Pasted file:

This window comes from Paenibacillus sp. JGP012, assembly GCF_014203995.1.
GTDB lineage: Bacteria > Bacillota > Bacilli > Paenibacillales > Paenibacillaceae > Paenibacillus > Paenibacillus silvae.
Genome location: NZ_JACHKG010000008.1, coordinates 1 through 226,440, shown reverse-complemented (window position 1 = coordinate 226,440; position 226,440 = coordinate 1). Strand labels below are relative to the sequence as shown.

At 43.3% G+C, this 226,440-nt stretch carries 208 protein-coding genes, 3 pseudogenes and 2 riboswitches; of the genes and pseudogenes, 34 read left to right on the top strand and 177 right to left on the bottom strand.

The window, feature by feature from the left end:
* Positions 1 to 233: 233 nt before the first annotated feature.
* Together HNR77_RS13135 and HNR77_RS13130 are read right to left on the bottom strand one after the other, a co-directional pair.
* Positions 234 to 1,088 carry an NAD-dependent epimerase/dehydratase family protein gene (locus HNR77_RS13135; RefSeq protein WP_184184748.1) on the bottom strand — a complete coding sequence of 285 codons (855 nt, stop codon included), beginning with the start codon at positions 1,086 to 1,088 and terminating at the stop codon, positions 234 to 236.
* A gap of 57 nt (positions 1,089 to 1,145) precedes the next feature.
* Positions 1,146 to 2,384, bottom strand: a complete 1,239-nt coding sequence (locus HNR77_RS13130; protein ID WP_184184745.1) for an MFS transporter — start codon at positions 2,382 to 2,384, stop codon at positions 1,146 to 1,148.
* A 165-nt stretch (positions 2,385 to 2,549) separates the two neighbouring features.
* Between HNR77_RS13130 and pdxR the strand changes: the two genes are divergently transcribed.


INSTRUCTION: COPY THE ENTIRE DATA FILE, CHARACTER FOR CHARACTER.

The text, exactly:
This window comes from Paenibacillus sp. JGP012, assembly GCF_014203995.1.
GTDB lineage: Bacteria > Bacillota > Bacilli > Paenibacillales > Paenibacillaceae > Paenibacillus > Paenibacillus silvae.
Genome location: NZ_JACHKG010000008.1, coordinates 1 through 226,440, shown reverse-complemented (window position 1 = coordinate 226,440; position 226,440 = coordinate 1). Strand labels below are relative to the sequence as shown.

At 43.3% G+C, this 226,440-nt stretch carries 208 protein-coding genes, 3 pseudogenes and 2 riboswitches; of the genes and pseudogenes, 34 read left to right on the top strand and 177 right to left on the bottom strand.

The window, feature by feature from the left end:
* Positions 1 to 233: 233 nt before the first annotated feature.
* Together HNR77_RS13135 and HNR77_RS13130 are read right to left on the bottom strand one after the other, a co-directional pair.
* Positions 234 to 1,088 carry an NAD-dependent epimerase/dehydratase family protein gene (locus HNR77_RS13135; RefSeq protein WP_184184748.1) on the bottom strand — a complete coding sequence of 285 codons (855 nt, stop codon included), beginning with the start codon at positions 1,086 to 1,088 and terminating at the stop codon, positions 234 to 236.
* A gap of 57 nt (positions 1,089 to 1,145) precedes the next feature.
* Positions 1,146 to 2,384, bottom strand: a complete 1,239-nt coding sequence (locus HNR77_RS13130; protein ID WP_184184745.1) for an MFS transporter — start codon at positions 2,382 to 2,384, stop codon at positions 1,146 to 1,148.
* A 165-nt stretch (positions 2,385 to 2,549) separates the two neighbouring features.
* Between HNR77_RS13130 and pdxR the strand changes: the two genes are divergently transcribed.